Tuesday, November 23, 2010

Place For Hybrid Oaks

Whenever I hear of or come across a source for hybrid oaks I want to highlight it. Rhora's Nut Tree Farm & Nursery offers a large selection of hybrid oaks.  The descriptions lack the Latin names that an oak geek like me prefers to see, but most give the two parents.  An exception is Sargent Oak, which is an English (Q. robur) X chestnut (Q. prinus) cross.

The descriptions provide a window into what is possible with hybrid oaks, and shatter the myth of the "slow growing oak."  Even making an allowance for the hyperbole that oak enthusiasts in their zeal sometimes propagate, the growth and performance of these hybrid trees is staggering.  Acorns in 4 years. Acorns in 4 years.  Acorns in 5-8 years.  500 to 1000 lbs of acorns per tree.  800 to 1000 lbs of acorns per tree (that's 15+ bushels for those of you keeping score at home).

I know I have said this a million times, but... think of it!  These trees are the result of a single selection and cross.  The hybrid corn planted today is the culmination of 8000+ years of intensive selection, nearly 100 years of intensive hybridization (the primary goal of which is to produce patentable intellectual property that doesn't grow "true" from the seed it produces), and 20-30 years of genetic engineering.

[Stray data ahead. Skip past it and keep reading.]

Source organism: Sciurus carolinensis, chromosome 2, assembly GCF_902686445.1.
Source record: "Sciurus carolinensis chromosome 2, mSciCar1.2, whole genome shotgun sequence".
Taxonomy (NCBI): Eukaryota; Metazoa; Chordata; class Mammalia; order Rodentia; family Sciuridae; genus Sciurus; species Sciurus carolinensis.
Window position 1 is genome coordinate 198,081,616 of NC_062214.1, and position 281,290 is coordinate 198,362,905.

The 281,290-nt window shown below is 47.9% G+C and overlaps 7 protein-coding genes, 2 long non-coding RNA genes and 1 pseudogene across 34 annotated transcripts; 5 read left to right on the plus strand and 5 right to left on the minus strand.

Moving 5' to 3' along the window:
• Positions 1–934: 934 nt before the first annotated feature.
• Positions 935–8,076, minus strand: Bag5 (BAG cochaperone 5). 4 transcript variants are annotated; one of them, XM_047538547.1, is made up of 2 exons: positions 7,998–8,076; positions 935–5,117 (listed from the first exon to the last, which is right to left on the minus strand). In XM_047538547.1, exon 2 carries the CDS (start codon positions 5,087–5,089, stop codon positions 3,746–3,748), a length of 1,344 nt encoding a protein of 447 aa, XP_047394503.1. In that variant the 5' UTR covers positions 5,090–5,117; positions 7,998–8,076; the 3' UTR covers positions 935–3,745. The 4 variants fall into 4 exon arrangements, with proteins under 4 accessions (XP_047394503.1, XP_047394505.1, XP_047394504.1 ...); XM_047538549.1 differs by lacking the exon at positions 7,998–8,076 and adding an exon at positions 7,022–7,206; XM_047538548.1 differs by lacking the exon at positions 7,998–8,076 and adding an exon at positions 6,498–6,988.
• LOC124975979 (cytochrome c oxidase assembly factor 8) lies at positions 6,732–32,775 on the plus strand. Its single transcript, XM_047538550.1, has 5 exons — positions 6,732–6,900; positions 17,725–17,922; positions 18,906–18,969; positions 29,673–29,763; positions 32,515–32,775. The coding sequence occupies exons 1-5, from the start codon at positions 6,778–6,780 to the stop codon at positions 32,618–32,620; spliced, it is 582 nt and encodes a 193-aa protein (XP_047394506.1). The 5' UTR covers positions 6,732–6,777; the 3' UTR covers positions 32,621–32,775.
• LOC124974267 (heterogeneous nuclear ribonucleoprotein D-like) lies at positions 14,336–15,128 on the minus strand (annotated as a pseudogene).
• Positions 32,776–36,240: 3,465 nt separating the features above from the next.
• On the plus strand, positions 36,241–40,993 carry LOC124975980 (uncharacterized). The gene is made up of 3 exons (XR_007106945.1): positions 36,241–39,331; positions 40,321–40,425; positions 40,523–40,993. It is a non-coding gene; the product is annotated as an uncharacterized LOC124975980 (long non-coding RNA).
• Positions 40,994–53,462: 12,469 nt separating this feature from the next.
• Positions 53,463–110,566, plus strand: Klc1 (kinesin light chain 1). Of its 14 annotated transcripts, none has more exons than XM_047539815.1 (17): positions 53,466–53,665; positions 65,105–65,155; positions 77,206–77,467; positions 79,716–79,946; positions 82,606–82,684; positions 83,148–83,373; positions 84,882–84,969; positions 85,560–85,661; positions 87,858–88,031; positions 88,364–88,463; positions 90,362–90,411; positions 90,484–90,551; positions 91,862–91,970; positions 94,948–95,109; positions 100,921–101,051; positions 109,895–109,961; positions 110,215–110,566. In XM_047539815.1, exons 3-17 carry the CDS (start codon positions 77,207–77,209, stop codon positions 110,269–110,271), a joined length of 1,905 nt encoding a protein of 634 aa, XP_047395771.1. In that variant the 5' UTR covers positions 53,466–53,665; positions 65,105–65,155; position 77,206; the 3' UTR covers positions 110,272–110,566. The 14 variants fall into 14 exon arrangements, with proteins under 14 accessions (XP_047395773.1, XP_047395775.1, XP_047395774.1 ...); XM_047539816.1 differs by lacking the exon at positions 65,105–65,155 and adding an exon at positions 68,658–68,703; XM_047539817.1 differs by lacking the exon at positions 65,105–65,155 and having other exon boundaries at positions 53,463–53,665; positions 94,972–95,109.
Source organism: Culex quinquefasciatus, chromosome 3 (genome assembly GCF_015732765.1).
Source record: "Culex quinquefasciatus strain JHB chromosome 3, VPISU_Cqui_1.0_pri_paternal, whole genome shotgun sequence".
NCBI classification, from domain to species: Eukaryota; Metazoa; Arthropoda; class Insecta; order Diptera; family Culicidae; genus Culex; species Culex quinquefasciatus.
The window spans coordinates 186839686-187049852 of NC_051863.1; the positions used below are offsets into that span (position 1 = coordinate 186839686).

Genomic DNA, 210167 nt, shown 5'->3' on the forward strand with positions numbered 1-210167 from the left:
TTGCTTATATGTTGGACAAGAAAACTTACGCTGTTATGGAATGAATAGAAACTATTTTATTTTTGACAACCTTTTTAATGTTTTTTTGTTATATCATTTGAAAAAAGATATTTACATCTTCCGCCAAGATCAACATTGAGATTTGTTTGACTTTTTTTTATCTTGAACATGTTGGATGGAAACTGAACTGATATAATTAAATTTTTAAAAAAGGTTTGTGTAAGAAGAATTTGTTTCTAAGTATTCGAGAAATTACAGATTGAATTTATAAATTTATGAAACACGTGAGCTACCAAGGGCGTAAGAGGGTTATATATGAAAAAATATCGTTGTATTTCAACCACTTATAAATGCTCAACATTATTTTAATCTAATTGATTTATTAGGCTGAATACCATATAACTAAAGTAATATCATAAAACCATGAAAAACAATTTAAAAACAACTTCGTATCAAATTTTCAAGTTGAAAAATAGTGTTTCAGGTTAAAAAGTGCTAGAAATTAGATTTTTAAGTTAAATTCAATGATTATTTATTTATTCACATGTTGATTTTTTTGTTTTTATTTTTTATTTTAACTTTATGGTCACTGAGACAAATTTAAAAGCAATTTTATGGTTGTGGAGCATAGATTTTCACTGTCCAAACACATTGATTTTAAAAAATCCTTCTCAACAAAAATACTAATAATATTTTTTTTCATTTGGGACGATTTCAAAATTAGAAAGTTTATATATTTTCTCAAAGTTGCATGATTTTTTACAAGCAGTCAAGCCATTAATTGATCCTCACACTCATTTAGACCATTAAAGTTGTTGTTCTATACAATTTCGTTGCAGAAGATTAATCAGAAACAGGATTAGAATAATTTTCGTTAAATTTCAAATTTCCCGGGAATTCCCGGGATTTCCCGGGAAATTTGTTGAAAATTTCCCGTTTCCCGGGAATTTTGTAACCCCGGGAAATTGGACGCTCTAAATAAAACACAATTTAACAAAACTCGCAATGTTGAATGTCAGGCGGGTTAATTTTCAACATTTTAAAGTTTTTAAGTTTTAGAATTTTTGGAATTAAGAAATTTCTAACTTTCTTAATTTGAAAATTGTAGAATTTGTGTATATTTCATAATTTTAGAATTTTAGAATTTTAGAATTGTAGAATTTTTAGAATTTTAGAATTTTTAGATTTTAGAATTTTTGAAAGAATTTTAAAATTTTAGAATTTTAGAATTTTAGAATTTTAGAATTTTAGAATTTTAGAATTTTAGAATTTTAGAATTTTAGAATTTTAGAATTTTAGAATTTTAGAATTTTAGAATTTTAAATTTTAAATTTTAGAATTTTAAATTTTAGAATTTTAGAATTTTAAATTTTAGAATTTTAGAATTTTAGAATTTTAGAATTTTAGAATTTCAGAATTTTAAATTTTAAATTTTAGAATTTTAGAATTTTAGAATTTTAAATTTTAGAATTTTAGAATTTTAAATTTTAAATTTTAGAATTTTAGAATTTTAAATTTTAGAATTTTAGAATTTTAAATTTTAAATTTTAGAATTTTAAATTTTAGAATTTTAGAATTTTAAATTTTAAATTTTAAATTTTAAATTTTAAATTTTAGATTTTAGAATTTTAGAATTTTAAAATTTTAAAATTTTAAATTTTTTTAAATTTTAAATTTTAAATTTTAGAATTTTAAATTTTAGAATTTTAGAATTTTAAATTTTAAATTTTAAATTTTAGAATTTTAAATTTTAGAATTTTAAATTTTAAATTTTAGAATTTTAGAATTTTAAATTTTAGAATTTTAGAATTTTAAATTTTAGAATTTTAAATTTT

Give me oaks with their willingness and ability to "hybridize" (and as always I use the term loosely since I don't believe we're actually crossing any true species boundary when we cross, say, white oak with bur oak), and give me 8000 years and by the end of that time I'll have them doing everything but singing show tunes.  And that's only because I don't like show tunes.

In the meantime let's patronize the nurseries who are doing the yeoman's work of producing and selling hybrid oaks!

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